Life Altering Side Effects of Psoriatic Arthritis
What does life with psoriatic arthritis look like? What does it feel like? With so many symptoms, treatments and side effects, how does this affect what life looks like for us?
Carrying around the burden of chronic illness doesn’t just add doctor appointments, medical bills, and strained relationships it changes how we live our life every single day.
What daily life looks like with PsA
Obviously, getting out of bed is probably the biggest struggle every single day. That is a given. But I am constantly surprised at how, even with medicine, there seem to be a million things I try to do daily that are much more difficult when you have psoriatic arthritis.
Here are a few different life-altering side effects that come as a result of life with psoriatic arthritis.
Without a doubt, the longer you live with psoriatic arthritis, the greater the toll it takes on relationships. Friends that fully support us start to wither away when they see that perhaps we aren’t as reliable or fun as we once were.
Unfortunately, I’ve lost more “friends” than I can count over the years. And I’m sure many of you have too. Psoriatic arthritis has a way of whittling down those friends that we can count on the most.
Mental health challenges
Prior to PsA, I was literally known by the nickname, “Rainbows and Sunshine.” I kid you not. Now, it feels like it is a rarity that I can even see the sun through the clouds. 24/7 pain takes a toll on your mental health in a way that you can not even imagine unless you live with it.
Psoriatic arthritis presents a smorgasbord of challenges to our mental health: anxiety about the future, depression over lost friends and missed activities, on top of years of misdiagnoses and dismissive doctor appointments.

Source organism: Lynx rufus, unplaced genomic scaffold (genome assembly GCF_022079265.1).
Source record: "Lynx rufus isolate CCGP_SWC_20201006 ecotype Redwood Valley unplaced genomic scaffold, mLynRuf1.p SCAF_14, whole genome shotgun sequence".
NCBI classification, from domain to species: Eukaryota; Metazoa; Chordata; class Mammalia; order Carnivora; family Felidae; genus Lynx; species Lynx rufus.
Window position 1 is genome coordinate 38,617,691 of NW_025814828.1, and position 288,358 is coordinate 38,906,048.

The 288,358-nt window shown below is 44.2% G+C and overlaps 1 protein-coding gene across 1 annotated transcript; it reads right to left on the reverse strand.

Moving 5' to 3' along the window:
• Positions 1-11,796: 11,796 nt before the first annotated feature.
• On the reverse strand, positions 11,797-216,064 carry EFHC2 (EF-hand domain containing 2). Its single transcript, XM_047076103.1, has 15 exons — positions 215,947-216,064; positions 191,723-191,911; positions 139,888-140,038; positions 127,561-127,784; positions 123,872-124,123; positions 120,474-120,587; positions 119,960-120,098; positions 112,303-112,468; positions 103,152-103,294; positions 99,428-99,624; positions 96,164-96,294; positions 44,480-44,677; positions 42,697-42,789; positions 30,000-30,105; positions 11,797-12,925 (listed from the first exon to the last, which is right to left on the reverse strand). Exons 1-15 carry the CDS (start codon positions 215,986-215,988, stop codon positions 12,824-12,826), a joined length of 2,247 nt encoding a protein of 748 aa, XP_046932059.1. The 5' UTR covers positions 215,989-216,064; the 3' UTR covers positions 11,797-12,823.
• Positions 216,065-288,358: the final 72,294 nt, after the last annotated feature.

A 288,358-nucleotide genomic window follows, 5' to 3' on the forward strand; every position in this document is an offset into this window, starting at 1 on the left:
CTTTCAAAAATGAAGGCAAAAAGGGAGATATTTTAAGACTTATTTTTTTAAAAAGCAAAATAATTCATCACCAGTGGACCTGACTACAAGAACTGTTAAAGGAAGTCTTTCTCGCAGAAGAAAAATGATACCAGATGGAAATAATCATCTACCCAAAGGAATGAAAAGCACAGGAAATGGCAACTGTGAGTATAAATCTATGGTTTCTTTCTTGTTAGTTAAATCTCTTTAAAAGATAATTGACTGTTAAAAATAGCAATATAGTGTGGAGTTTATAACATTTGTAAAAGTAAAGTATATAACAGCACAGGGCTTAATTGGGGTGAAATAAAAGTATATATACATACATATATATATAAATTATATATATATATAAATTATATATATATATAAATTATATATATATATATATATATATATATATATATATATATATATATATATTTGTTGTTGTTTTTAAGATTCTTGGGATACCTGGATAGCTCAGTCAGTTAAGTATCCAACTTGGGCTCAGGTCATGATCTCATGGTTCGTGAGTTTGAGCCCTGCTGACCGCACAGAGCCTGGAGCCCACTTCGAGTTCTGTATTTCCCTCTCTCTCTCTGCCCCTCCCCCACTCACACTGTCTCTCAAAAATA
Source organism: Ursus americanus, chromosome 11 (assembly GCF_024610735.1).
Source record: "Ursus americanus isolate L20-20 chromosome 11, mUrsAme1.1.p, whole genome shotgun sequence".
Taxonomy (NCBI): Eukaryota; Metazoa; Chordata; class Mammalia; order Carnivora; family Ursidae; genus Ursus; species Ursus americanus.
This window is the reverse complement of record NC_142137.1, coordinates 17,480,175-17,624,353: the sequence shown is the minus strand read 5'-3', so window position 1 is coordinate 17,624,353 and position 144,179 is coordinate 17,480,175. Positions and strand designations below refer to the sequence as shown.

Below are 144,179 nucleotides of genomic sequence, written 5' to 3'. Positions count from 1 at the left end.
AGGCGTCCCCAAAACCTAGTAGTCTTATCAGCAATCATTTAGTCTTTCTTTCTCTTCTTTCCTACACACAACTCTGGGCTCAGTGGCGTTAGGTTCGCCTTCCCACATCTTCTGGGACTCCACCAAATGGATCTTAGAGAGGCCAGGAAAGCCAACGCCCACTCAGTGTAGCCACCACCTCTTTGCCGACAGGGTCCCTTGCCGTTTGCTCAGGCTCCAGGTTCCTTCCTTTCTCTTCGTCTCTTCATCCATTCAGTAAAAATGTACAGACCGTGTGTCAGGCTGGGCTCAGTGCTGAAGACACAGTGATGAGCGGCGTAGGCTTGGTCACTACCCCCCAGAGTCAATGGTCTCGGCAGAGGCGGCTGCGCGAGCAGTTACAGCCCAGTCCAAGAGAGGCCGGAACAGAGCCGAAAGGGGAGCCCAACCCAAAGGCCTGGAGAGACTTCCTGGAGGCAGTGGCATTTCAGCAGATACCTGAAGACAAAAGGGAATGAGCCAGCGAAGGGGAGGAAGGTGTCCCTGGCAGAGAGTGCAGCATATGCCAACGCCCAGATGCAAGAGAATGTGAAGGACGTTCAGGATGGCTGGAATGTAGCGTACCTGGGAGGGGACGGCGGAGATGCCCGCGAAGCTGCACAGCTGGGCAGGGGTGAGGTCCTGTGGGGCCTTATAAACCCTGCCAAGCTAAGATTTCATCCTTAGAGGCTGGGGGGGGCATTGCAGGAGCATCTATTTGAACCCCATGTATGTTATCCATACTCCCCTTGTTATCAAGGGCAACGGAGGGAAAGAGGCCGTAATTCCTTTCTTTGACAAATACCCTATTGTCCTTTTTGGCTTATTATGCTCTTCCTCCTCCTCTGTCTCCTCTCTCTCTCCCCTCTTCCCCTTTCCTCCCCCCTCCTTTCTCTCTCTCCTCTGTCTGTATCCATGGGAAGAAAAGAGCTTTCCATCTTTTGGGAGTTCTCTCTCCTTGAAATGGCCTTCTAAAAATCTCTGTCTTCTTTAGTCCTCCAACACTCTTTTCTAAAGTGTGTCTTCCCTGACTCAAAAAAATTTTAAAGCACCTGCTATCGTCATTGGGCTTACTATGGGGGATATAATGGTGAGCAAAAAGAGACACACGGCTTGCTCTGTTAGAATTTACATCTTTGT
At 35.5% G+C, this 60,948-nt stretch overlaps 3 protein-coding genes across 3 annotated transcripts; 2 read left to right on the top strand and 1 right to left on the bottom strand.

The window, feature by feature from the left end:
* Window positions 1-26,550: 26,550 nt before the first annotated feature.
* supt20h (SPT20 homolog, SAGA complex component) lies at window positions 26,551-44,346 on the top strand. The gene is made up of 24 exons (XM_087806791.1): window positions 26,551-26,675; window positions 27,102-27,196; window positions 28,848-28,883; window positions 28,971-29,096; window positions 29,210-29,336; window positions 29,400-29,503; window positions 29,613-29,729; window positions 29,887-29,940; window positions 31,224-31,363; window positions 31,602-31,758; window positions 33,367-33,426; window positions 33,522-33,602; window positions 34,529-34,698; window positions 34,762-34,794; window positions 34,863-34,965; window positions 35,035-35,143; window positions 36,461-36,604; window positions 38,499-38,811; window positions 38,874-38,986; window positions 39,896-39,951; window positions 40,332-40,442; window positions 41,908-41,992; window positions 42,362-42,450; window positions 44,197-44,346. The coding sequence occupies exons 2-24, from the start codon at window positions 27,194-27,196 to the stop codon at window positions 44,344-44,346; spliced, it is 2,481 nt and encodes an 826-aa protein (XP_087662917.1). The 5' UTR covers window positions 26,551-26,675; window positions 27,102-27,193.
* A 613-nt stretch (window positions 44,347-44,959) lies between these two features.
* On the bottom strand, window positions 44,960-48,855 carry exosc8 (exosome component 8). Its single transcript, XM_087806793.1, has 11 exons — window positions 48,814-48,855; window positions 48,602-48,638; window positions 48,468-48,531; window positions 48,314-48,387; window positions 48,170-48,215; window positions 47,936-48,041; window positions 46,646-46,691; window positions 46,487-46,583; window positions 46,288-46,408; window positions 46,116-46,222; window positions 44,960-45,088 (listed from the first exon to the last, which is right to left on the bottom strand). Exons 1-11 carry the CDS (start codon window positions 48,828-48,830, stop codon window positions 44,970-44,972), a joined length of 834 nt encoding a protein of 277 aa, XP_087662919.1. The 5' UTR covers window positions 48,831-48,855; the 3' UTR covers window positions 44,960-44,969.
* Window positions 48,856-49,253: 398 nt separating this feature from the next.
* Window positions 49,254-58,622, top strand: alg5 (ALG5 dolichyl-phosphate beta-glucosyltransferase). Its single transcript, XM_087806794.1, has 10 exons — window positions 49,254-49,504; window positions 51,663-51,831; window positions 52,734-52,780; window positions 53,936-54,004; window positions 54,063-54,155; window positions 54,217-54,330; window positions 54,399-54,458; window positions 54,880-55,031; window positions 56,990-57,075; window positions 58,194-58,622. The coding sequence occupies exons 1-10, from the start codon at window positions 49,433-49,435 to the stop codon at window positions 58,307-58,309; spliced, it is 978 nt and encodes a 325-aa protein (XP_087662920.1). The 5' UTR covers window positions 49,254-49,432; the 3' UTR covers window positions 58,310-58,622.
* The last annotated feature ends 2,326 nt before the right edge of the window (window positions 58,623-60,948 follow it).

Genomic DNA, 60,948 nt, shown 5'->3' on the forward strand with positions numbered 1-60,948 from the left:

Job changes and job loss
I spent my entire early adulthood working towards my BA in Education, and later, my Masters in Education. I had a career and worked very hard at my teaching job for over 15 years. Now as a side effect to my PsA, I can no longer teach in the traditional sense, or use the degrees I worked so hard to earn.
I’ve had to change how I think about and earn money, not to mention insurance, because of my psoriatic arthritis.
Misrepresentaion and stigma
Doctors often make assumptions when we mention fatigue and pain. For example, if you are overweight, many doctors will blame your pain solely on your weight. Or in my case, I struggled quite a lot in my early 20’s with fatigue, despite being a full-time student and working full time, I was labeled “depressed.”
Sometimes they are simultaneously right, sometimes they are wrong. Either way, PsA is rarely diagnosed right out of the gate, so to speak.
Possibly a complete wreck of a house
Maybe I’m just speaking for myself here, but geez. With 5 people, three under the age of 11, living under the same roof, and me living with PsA, our home seems to always be a disaster. I’m not going to lie. It could be that even without my psoriatic arthritis that our house would be a disaster.
However, at least at this point, it is as convenient an excuse as any. Maybe the answer will be clearer once the three tornadoes have left home.
Side effects of psoriatic arthritis
When the day is done, what do we have to show? We carried the burden of psoriatic arthritis for another day. We continued to climb that mountain. Hopefully, we came out the other side, ready for a new day tomorrow.
After years of living with PsA, these are just a few life-altering side effects that I’ve experienced because of psoriatic arthritis. What have you experienced? Please share in the comments so we don’t all feel so alone!
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